In this volume some of the worlda s leading analysts of globalization discuss the economic, political and ethical implications of global economic integration. They assess the benefits and the costs of globalization and suggest strategies for reconciling it with the interests and aspirations of the people in all regions of the world. The contributors understand globalization not as a uniform process that should be praised or condemned in its entirety, but as a complex phenomenon that can and must be shaped and steered towards socially desirable goals. They reject the idea that the results of market processes are inexorable or invariably beneficial. On the contrary, they call for a robust global governance that is attentive to normative commitments -- the common good, social justice, and democratic accountability -- and does not reflect the overwhelming power of a handful of governments and corporate interests. Taming Globalization offers a fresh look at a much--debated topic, and sets out new ideas for curtailing and overcoming the negative aspects of global economic change. Contributors include Robert E. Goodin, David Held, Robert O. Keohane, John Gerard Ruggie, Joseph E.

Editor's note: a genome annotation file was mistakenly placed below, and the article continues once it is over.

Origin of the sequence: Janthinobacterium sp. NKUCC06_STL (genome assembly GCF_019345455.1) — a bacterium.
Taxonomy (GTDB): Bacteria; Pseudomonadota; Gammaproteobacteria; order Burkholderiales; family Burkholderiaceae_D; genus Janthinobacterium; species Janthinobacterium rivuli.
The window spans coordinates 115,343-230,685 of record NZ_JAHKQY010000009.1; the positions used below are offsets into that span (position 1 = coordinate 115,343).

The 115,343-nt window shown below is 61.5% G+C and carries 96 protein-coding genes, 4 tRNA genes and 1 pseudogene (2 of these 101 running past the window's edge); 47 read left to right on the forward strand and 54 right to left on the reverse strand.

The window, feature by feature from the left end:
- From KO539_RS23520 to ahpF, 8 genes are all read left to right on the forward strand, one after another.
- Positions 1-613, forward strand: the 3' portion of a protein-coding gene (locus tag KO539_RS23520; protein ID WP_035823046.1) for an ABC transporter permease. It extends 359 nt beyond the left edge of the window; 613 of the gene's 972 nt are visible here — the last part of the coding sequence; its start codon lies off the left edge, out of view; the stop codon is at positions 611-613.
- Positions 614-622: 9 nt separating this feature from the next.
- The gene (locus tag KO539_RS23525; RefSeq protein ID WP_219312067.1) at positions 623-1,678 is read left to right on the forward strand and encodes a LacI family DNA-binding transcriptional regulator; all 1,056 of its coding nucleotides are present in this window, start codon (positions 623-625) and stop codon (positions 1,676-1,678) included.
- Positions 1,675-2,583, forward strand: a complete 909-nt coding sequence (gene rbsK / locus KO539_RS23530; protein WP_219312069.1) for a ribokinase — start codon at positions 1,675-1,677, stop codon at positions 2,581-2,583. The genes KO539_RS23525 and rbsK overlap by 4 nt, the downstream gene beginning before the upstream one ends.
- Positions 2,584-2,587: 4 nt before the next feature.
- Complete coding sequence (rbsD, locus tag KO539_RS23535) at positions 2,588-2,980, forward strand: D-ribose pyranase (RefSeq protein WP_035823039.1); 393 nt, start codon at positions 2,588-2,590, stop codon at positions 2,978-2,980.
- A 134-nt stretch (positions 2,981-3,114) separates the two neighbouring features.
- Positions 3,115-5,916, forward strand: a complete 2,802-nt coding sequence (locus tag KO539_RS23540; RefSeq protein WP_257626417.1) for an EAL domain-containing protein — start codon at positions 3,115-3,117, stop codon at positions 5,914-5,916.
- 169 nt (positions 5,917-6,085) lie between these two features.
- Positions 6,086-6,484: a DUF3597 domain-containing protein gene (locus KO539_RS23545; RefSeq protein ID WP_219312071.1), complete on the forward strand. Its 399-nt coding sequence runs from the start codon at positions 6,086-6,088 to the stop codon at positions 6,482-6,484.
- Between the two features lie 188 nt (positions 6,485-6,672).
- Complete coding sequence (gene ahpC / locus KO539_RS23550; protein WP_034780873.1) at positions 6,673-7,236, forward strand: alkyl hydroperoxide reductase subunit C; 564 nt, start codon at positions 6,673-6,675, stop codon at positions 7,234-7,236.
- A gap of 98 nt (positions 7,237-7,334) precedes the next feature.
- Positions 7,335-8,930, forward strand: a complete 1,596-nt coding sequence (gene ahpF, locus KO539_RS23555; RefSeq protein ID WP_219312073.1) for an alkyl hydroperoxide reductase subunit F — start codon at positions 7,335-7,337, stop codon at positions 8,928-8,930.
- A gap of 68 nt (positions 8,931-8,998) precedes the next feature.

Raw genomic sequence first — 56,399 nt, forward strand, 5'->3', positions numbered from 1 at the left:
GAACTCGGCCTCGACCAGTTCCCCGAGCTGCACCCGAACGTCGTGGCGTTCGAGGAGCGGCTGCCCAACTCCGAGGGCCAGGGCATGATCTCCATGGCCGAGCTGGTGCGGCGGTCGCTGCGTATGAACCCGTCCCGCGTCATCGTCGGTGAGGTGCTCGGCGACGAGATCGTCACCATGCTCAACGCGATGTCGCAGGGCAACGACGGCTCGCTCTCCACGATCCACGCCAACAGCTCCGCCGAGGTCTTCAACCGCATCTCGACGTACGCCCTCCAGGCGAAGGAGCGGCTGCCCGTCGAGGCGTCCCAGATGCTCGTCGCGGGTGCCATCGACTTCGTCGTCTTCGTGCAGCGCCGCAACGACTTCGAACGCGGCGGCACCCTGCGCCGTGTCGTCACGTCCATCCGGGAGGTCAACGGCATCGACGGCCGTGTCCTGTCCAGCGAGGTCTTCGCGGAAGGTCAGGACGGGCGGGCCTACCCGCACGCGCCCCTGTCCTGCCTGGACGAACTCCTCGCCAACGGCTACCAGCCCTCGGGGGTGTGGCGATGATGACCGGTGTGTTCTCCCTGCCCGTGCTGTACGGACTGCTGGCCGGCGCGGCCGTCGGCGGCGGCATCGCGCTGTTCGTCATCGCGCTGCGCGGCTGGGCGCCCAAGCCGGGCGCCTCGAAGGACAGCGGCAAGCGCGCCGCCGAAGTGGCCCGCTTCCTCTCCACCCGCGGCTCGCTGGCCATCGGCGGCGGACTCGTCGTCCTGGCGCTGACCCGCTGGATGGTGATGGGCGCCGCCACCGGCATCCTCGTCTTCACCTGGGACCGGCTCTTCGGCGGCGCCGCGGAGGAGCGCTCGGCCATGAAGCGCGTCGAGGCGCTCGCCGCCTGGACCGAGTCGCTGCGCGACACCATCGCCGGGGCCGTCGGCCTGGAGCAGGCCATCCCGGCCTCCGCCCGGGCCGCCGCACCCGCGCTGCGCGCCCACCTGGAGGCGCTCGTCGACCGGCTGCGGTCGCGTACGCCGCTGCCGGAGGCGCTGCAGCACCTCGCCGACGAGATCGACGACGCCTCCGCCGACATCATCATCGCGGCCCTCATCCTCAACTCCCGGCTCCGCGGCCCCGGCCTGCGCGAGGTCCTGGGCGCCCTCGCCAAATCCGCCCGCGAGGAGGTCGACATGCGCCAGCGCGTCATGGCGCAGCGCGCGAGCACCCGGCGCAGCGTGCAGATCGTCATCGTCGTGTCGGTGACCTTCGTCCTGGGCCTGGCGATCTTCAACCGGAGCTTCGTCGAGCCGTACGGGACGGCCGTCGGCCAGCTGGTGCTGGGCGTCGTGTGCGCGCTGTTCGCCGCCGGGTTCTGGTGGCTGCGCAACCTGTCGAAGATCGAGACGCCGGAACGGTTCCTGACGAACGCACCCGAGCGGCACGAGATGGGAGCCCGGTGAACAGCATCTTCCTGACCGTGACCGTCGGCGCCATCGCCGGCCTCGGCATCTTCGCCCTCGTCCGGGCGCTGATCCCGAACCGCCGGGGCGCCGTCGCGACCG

Stiglitz, and Robert Hunter Wade
David Held is Graham Wallas Professor of Political Science at the London School of Economics and Political Science. Mathias Koenig--Archibugi is Research Fellow at the London School of Economics and Political Science.
Introduction: Globalization and the Challenge to Governance Mathias Koenig--Archibugi, The London School of Economics and Political Science. Chapter 1: The Disturbing Rise in Poverty and Inequality: Is It All a 'Big Lie'? Robert Hunter Wade, The London School of Economics & Political Science. Chapter 2: Globalization and Development Joseph Stiglitz, Columbia University. Chapter 3: Globalizing Justice Robert E. Goodin, Australian National University. Chapter 4: Taking Embedded Liberalism Global: The Corporate Connection John Gerard Ruggie, Harvard University. Chapter 5: Global Governance and Democratic Accountability Robert O. Keohane, Duke University. Chapter 6: From Executive to Cosmopolitan Multilateralism David Held, The London School of Economics and Political Science